The price of inaction

Fertiliser and food subsidies have been mismanaged, allowing vast sums of money to be siphoned off.

At a regional CII conference recently, the conclusion was that despite all the internal and external economic crises, the Indian economic parameters will improve in six months. Optimism is a good managerial virtue in business.

In its absence the sense of being hemmed in by economic negatives could lead to decision paralysis and decline.

The paralysis of ideas, decisions and action in the Central government is too apparent. Corruption is all-pervasive. The bureaucracy is either unwilling to take decisions for fear of future retribution, or is busy guarding its turf and profiting from the large expenditure budgets. The Central government’s fiscal deficit is at levels not seen since 1991. The balance of payments deficit on current account has crossed the mark of extreme danger of around 3 per cent to 4 per cent.

Inflation has continued, especially of staples. Industrial production is also badly hit. The prognosis for the monsoon is not good and this will affect agricultural production adversely.

Interest rates remain high. The rupee has reached Rs 56 to the dollar and in a few weeks could go even higher. Profits of companies will be hit. Companies that raised external borrowings when the rupee was at Rs 43 or a little more will now have foreign debts rising in rupees by over 25 per cent and also interest rates. A silver lining is that a poor monsoon will reduce the vast sums government has tied up in foodgrain stocks.

It is not as if business confidence is high; it is much lower than it has been for a long time. Export markets are depressed. For example the Reliance company refinery had Europe as its best market. Both quantities and prices are down. The Chinese economy is slowing. Of course the low rupee value to the dollar will make our exports more competitive but will it raise exports?

In this situation the lack of action over the years by this government has created problems that cannot be dealt with now but are at the root of some of our poor macroeconomic factors. For years government has dithered on allowing consumer prices for petrol and diesel to be related to costs and oil refining companies’ accumulated large deficits. These add to the government deficit.

Fertiliser and food subsidies have been mismanaged allowing vast sums to be siphoned off or go into the hands of the wrong people. Government’s well-meant social welfare schemes have been almost deliberately designed to allow thousands of crores to be stolen by bureaucrats and others.

State electricity regulatory commissions have not allowed legitimate expenses to be passed on to consumers. These enterprises lost around Rs 1.2 lakh crore last year and the accumulations are humongous. These are only some of the items that have made for the large Central deficits and mounting state government debts.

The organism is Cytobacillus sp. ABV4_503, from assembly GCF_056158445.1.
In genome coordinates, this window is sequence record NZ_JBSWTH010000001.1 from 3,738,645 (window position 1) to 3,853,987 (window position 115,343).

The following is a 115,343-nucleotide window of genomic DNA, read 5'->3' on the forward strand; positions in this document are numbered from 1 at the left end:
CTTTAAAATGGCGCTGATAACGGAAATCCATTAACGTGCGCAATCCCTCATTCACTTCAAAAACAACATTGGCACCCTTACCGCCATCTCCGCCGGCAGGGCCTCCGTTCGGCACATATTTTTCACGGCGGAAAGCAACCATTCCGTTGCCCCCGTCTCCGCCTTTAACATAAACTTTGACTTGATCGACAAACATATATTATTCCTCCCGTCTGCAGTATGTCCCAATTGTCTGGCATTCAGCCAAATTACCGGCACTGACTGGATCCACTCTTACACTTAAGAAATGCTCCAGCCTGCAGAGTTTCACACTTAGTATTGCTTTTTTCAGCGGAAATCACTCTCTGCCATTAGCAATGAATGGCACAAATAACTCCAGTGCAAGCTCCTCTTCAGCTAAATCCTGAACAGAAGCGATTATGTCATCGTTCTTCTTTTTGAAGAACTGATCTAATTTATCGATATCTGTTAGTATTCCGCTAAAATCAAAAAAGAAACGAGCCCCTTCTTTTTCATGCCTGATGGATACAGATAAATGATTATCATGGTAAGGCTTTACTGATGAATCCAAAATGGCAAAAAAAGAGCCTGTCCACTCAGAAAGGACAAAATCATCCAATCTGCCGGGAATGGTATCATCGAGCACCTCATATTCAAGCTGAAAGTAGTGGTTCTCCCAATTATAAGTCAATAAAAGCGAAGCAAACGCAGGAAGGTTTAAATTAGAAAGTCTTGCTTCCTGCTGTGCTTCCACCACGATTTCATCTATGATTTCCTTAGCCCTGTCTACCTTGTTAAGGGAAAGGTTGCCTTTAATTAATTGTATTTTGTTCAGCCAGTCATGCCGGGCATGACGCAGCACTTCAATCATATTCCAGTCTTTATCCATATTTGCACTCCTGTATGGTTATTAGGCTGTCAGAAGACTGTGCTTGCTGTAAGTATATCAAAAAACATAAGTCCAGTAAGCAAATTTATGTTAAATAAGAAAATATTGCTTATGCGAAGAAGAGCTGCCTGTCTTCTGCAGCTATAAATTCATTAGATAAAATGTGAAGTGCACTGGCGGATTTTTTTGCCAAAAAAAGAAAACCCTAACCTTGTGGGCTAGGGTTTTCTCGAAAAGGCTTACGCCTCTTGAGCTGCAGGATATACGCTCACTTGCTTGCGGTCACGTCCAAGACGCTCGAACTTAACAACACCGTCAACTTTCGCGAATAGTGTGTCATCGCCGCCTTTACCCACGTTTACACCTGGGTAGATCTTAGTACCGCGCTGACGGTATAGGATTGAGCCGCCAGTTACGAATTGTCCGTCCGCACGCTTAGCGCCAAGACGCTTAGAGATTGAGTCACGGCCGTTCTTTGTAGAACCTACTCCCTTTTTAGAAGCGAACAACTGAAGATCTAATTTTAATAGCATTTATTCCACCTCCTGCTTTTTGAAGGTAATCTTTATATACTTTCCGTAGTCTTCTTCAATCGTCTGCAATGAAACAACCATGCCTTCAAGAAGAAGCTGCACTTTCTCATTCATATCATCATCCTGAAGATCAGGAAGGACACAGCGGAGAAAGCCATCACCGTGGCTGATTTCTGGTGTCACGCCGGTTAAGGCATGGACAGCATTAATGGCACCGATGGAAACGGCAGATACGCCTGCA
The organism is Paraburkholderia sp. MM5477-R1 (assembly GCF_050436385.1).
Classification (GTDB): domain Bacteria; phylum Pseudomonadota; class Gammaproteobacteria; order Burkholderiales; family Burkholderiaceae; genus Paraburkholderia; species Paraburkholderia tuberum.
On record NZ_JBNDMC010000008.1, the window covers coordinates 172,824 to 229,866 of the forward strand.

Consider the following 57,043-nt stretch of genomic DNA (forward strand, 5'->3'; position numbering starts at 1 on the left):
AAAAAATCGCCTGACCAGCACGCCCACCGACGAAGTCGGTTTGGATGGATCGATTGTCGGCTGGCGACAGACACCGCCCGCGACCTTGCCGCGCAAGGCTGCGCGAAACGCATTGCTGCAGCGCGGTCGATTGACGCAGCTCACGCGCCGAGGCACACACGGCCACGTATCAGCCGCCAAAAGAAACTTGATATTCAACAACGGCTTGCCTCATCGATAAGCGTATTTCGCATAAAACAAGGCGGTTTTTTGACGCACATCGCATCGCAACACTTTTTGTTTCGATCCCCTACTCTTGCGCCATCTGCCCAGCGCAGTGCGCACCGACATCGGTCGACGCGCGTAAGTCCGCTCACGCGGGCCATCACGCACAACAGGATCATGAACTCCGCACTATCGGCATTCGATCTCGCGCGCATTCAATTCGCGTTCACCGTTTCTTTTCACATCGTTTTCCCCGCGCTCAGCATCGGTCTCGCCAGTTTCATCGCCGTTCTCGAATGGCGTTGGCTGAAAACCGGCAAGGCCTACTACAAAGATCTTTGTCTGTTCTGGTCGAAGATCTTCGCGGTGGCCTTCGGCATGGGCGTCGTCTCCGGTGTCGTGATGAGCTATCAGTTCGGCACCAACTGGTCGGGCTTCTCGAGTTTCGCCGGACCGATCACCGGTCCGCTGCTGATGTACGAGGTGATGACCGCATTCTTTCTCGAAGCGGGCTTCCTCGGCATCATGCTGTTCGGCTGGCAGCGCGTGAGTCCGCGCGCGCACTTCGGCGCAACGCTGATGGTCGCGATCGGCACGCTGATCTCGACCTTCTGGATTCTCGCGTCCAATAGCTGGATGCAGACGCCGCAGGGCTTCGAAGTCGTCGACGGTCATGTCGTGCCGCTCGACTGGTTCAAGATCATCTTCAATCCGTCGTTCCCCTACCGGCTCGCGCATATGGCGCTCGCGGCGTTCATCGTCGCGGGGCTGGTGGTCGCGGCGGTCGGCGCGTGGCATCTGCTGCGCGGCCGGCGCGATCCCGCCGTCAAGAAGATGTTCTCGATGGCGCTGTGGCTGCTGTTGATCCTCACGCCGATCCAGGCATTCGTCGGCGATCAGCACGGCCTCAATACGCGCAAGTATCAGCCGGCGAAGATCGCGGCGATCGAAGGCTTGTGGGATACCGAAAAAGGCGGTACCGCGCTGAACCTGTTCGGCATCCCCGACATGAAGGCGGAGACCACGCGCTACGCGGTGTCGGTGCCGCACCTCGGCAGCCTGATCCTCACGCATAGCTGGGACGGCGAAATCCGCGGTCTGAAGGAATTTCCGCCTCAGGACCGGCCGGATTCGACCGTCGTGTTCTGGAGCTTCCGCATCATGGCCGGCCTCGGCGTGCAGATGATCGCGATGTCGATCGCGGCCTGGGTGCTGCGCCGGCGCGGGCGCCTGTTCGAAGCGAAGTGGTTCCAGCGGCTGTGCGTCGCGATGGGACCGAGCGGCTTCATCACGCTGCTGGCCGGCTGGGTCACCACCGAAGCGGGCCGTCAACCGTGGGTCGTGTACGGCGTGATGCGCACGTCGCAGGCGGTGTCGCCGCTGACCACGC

Volatile money

Our agreement with Mauritius to allow investments from there to be charged as per Mauritius taxes, has meant that all short term capital gains in India that are subject to 20 per cent tax, go tax free because Mauritius has no capital gains tax. This has led to most of foreign institutional investments into India coming from Mauritius. It has also led to a thriving round tripping of havala funds of Indian politicians, bureaucrats and businessmen, from being laundered in Indian stock markets.

This volatile money has led to volatile stock prices and a volatile rupee. It is not surprising that the beneficiaries who are also decision-makers, do no want this route closed. Today with most of our foreign exchange reserves made up with this kind of volatile funds, the country cannot close it.
Rationalising subsidies and reducing the theft calls for administrative reforms. The UID is expected to target beneficiaries and cut cheating. But its use for the purpose is still some years away.

Meanwhile there seems to be little attempt to improve targeting. Subsidies on oil products have to be reduced but this government is a prisoner of Mamata Banerjee and others who want the subsidies on petrol and oil to continue. The cheap kerosene for the poor is stolen to a great extent for adulterating diesel for lorries.

Labour law reform is an old chestnut that is taboo to all political parties. Its absence prevents taking advantage of our expertise in products like garments, toys and leather which are labour intensive. Foreign direct investment needs opening up some sectors and less uncertainty on regulation and taxation. The European economy will take two years if not more to stabilise. The USA has to bring domestic and public savings up, which it will not do till the vast stimulus packages have helped the economy to recover. Meanwhile oil prices are high and will not come down by much since Japan is now fully dependent on oil imports.  

Our ruling politicians are inept and unwilling to take coordinated action. State governments are not any different. Karnataka has the millstone of the last chief minister who has prevented any major initiatives by his successor. Maharashtra is locked into inaction by a fledgling chief minister. Most other states are no different.  

Our economy is besieged on domestic and external fronts, by our inactions and by global events. It is clear that the optimism about an early recovery of the Indian economy is completely misplaced.

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